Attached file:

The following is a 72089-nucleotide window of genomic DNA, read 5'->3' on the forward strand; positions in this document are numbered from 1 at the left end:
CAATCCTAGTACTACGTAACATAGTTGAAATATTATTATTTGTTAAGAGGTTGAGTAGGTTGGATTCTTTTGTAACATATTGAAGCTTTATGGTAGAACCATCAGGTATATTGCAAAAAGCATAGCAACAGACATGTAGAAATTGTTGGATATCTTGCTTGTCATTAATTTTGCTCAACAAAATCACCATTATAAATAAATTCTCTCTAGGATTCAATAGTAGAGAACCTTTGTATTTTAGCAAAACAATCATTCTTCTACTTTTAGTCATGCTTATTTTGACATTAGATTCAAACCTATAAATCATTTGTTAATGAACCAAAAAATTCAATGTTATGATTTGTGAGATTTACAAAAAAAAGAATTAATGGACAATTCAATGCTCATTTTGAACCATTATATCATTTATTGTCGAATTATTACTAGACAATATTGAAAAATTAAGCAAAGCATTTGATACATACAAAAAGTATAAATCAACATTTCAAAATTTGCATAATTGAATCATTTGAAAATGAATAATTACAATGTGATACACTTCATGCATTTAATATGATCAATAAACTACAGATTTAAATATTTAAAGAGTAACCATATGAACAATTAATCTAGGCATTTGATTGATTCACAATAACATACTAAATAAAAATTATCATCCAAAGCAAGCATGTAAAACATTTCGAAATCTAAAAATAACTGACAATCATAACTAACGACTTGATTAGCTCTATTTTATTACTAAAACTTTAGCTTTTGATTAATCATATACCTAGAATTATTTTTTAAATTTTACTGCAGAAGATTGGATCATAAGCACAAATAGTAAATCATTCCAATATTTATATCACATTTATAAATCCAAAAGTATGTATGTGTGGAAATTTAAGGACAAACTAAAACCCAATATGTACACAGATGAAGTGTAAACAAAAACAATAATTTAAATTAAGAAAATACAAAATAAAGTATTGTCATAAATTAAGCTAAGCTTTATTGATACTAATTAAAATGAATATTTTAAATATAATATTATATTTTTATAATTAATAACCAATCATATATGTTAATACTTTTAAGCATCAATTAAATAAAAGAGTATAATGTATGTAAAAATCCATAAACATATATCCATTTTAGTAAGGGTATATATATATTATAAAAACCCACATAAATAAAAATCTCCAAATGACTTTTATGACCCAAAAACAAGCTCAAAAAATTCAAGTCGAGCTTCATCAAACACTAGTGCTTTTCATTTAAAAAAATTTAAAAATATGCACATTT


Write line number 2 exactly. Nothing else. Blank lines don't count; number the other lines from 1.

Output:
CAATCCTAGTACTACGTAACATAGTTGAAATATTATTATTTGTTAAGAGGTTGAGTAGGTTGGATTCTTTTGTAACATATTGAAGCTTTATGGTAGAACCATCAGGTATATTGCAAAAAGCATAGCAACAGACATGTAGAAATTGTTGGATATCTTGCTTGTCATTAATTTTGCTCAACAAAATCACCATTATAAATAAATTCTCTCTAGGATTCAATAGTAGAGAACCTTTGTATTTTAGCAAAACAATCATTCTTCTACTTTTAGTCATGCTTATTTTGACATTAGATTCAAACCTATAAATCATTTGTTAATGAACCAAAAAATTCAATGTTATGATTTGTGAGATTTACAAAAAAAAGAATTAATGGACAATTCAATGCTCATTTTGAACCATTATATCATTTATTGTCGAATTATTACTAGACAATATTGAAAAATTAAGCAAAGCATTTGATACATACAAAAAGTATAAATCAACATTTCAAAATTTGCATAATTGAATCATTTGAAAATGAATAATTACAATGTGATACACTTCATGCATTTAATATGATCAATAAACTACAGATTTAAATATTTAAAGAGTAACCATATGAACAATTAATCTAGGCATTTGATTGATTCACAATAACATACTAAATAAAAATTATCATCCAAAGCAAGCATGTAAAACATTTCGAAATCTAAAAATAACTGACAATCATAACTAACGACTTGATTAGCTCTATTTTATTACTAAAACTTTAGCTTTTGATTAATCATATACCTAGAATTATTTTTTAAATTTTACTGCAGAAGATTGGATCATAAGCACAAATAGTAAATCATTCCAATATTTATATCACATTTATAAATCCAAAAGTATGTATGTGTGGAAATTTAAGGACAAACTAAAACCCAATATGTACACAGATGAAGTGTAAACAAAAACAATAATTTAAATTAAGAAAATACAAAATAAAGTATTGTCATAAATTAAGCTAAGCTTTATTGATACTAATTAAAATGAATATTTTAAATATAATATTATATTTTTATAATTAATAACCAATCATATATGTTAATACTTTTAAGCATCAATTAAATAAAAGAGTATAATGTATGTAAAAATCCATAAACATATATCCATTTTAGTAAGGGTATATATATATTATAAAAACCCACATAAATAAAAATCTCCAAATGACTTTTATGACCCAAAAACAAGCTCAAAAAATTCAAGTCGAGCTTCATCAAACACTAGTGCTTTTCATTTAAAAAAATTTAAAAATATGCACATTT